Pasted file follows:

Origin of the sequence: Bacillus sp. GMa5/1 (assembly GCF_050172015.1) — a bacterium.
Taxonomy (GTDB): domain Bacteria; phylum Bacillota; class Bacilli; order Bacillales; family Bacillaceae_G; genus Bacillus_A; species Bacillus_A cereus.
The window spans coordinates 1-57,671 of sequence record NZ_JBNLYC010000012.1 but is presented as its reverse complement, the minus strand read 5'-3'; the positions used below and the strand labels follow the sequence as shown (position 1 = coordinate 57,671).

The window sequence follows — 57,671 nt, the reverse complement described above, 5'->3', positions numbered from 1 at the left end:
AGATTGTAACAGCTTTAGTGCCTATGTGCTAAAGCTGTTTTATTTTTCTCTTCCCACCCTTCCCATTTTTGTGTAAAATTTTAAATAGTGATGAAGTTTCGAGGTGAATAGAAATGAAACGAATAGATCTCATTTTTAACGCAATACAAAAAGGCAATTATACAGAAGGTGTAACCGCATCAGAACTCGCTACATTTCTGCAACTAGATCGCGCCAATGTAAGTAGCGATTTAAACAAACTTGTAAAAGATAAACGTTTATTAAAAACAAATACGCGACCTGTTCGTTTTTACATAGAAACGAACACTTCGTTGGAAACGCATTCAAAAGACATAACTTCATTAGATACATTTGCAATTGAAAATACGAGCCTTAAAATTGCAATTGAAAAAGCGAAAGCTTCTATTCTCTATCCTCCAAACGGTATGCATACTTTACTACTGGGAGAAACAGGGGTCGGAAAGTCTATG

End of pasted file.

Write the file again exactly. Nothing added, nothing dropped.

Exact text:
Origin of the sequence: Bacillus sp. GMa5/1 (assembly GCF_050172015.1) — a bacterium.
Taxonomy (GTDB): domain Bacteria; phylum Bacillota; class Bacilli; order Bacillales; family Bacillaceae_G; genus Bacillus_A; species Bacillus_A cereus.
The window spans coordinates 1-57,671 of sequence record NZ_JBNLYC010000012.1 but is presented as its reverse complement, the minus strand read 5'-3'; the positions used below and the strand labels follow the sequence as shown (position 1 = coordinate 57,671).

The window sequence follows — 57,671 nt, the reverse complement described above, 5'->3', positions numbered from 1 at the left end:
AGATTGTAACAGCTTTAGTGCCTATGTGCTAAAGCTGTTTTATTTTTCTCTTCCCACCCTTCCCATTTTTGTGTAAAATTTTAAATAGTGATGAAGTTTCGAGGTGAATAGAAATGAAACGAATAGATCTCATTTTTAACGCAATACAAAAAGGCAATTATACAGAAGGTGTAACCGCATCAGAACTCGCTACATTTCTGCAACTAGATCGCGCCAATGTAAGTAGCGATTTAAACAAACTTGTAAAAGATAAACGTTTATTAAAAACAAATACGCGACCTGTTCGTTTTTACATAGAAACGAACACTTCGTTGGAAACGCATTCAAAAGACATAACTTCATTAGATACATTTGCAATTGAAAATACGAGCCTTAAAATTGCAATTGAAAAAGCGAAAGCTTCTATTCTCTATCCTCCAAACGGTATGCATACTTTACTACTGGGAGAAACAGGGGTCGGAAAGTCTATG